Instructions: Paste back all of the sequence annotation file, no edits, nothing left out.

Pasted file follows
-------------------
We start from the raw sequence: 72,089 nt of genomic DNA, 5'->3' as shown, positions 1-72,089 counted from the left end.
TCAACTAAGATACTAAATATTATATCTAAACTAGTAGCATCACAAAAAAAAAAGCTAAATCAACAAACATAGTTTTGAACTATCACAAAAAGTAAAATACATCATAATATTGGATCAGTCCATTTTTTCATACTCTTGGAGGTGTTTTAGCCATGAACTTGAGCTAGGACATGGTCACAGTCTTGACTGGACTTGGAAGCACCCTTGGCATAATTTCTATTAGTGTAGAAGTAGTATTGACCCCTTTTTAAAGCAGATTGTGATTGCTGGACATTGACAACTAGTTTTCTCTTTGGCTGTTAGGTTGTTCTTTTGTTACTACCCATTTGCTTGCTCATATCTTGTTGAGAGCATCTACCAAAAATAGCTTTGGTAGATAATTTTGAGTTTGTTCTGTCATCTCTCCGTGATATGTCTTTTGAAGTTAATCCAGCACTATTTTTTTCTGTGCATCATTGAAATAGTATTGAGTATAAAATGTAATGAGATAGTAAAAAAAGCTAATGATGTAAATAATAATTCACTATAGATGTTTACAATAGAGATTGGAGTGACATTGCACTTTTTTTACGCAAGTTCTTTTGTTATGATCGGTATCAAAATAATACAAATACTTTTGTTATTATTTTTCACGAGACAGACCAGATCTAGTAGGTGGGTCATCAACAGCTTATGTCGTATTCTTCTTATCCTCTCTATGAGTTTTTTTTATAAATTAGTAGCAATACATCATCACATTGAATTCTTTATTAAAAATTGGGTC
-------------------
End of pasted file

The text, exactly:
We start from the raw sequence: 72,089 nt of genomic DNA, 5'->3' as shown, positions 1-72,089 counted from the left end.
TCAACTAAGATACTAAATATTATATCTAAACTAGTAGCATCACAAAAAAAAAAGCTAAATCAACAAACATAGTTTTGAACTATCACAAAAAGTAAAATACATCATAATATTGGATCAGTCCATTTTTTCATACTCTTGGAGGTGTTTTAGCCATGAACTTGAGCTAGGACATGGTCACAGTCTTGACTGGACTTGGAAGCACCCTTGGCATAATTTCTATTAGTGTAGAAGTAGTATTGACCCCTTTTTAAAGCAGATTGTGATTGCTGGACATTGACAACTAGTTTTCTCTTTGGCTGTTAGGTTGTTCTTTTGTTACTACCCATTTGCTTGCTCATATCTTGTTGAGAGCATCTACCAAAAATAGCTTTGGTAGATAATTTTGAGTTTGTTCTGTCATCTCTCCGTGATATGTCTTTTGAAGTTAATCCAGCACTATTTTTTTCTGTGCATCATTGAAATAGTATTGAGTATAAAATGTAATGAGATAGTAAAAAAAGCTAATGATGTAAATAATAATTCACTATAGATGTTTACAATAGAGATTGGAGTGACATTGCACTTTTTTTACGCAAGTTCTTTTGTTATGATCGGTATCAAAATAATACAAATACTTTTGTTATTATTTTTCACGAGACAGACCAGATCTAGTAGGTGGGTCATCAACAGCTTATGTCGTATTCTTCTTATCCTCTCTATGAGTTTTTTTTATAAATTAGTAGCAATACATCATCACATTGAATTCTTTATTAAAAATTGGGTC